March was a dry month for buying and reading books, mostly because I was working on my thesis and had little time for shopping and reading. Still, I’m grateful a friend gave me my first Bukowski: War All The Time: Poems 1981-1984.
I also managed to pick up a copy of William Gibson’s Johnny Mnemonic: The Story and the Screenplay. While I’ve read the story several times, since my battered Burning Chrome paperback gets reread relatively often, I’ve never seen the film. I bought the book on a whim: it was cheap and I’ve always been curious about it, after seeing so many mail-order forms for it attached to old paperbacks.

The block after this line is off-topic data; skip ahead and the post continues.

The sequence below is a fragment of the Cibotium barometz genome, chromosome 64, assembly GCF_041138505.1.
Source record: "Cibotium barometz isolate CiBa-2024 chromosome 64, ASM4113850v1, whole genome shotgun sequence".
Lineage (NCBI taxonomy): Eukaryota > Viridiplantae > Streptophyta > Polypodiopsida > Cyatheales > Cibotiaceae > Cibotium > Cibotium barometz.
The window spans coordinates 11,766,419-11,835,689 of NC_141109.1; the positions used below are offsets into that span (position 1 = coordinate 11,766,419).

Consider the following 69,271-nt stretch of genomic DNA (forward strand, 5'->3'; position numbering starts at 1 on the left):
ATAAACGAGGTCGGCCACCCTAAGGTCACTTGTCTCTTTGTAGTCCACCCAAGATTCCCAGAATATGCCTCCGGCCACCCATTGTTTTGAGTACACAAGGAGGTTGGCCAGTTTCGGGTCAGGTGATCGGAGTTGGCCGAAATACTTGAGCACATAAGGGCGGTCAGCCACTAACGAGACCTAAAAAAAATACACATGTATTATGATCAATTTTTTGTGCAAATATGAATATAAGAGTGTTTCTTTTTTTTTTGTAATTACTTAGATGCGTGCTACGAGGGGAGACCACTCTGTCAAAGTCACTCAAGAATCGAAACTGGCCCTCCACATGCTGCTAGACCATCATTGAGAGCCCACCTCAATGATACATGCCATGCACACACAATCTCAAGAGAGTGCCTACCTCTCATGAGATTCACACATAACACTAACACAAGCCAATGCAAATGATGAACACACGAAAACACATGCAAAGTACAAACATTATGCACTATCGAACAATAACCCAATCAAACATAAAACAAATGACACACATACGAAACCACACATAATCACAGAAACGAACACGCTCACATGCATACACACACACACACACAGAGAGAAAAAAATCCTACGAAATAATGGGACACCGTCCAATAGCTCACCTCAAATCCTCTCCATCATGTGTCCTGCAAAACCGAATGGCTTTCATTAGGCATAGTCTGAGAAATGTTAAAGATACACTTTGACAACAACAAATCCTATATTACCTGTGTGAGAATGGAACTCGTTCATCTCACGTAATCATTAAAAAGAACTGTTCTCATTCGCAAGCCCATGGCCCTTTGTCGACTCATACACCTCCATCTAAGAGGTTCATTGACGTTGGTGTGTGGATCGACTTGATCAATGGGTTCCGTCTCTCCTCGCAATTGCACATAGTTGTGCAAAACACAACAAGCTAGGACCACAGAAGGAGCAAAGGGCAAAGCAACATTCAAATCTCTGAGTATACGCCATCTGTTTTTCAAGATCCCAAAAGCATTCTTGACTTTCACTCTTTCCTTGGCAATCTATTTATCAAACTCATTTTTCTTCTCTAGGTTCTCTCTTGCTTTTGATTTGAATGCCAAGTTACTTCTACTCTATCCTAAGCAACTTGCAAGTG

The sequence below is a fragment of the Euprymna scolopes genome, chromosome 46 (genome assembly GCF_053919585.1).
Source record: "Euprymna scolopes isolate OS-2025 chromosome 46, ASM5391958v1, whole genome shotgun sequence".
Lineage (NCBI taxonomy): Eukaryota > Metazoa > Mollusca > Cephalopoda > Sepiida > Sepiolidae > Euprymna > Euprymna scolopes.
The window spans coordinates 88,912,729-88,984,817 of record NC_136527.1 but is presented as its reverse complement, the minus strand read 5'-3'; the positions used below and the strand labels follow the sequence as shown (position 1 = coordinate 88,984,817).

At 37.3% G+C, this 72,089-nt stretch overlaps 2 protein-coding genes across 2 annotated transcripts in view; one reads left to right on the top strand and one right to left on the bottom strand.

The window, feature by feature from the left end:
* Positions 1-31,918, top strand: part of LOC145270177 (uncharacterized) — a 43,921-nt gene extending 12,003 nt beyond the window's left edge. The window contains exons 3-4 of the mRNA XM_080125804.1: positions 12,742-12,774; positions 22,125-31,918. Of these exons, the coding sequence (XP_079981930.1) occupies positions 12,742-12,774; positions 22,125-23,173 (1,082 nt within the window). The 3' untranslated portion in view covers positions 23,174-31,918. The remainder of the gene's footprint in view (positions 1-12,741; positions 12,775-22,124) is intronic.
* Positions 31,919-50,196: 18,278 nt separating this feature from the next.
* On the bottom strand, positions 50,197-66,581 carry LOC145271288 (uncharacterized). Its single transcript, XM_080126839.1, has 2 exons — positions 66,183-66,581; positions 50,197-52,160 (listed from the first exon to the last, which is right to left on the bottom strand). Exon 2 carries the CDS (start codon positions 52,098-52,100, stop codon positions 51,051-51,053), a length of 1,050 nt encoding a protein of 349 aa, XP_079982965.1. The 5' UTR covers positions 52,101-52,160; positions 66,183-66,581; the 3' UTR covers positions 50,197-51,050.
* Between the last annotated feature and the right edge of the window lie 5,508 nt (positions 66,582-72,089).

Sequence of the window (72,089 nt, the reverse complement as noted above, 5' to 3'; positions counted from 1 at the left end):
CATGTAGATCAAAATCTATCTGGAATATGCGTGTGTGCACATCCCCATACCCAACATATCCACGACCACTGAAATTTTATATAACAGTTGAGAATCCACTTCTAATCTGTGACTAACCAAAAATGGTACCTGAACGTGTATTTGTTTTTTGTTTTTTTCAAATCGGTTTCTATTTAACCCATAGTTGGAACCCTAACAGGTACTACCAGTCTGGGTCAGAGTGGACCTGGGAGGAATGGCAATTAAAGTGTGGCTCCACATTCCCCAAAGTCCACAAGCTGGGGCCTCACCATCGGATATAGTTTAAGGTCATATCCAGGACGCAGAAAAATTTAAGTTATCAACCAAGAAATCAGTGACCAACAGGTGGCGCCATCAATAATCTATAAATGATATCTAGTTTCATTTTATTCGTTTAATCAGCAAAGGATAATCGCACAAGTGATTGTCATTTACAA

And now…suddenly there’s news about a possible Johnny Mnemonic TV series.
I’m a big fan of M. John Harrison‘s writing in general: not just his novels and stories but also his blog entries.
Lately, Harrison’s been posting lists of works in the related genres of fantasy and science fiction. It would be an understatement to refer to these lists as unorthodox; while most of the entries are books, some are films, computer games, and pop songs.
In a comment on one of Harrison’s follow-up lists, an artist named Edwin Rostron mentions something called The Codex Seraphinianus. Following the link Rostron left, I found myself thrilled by both the book itself and that essay about it. Additionally, I was also thrilled by the mention of a professor named Terry Harpold.
That was when things became apophenic.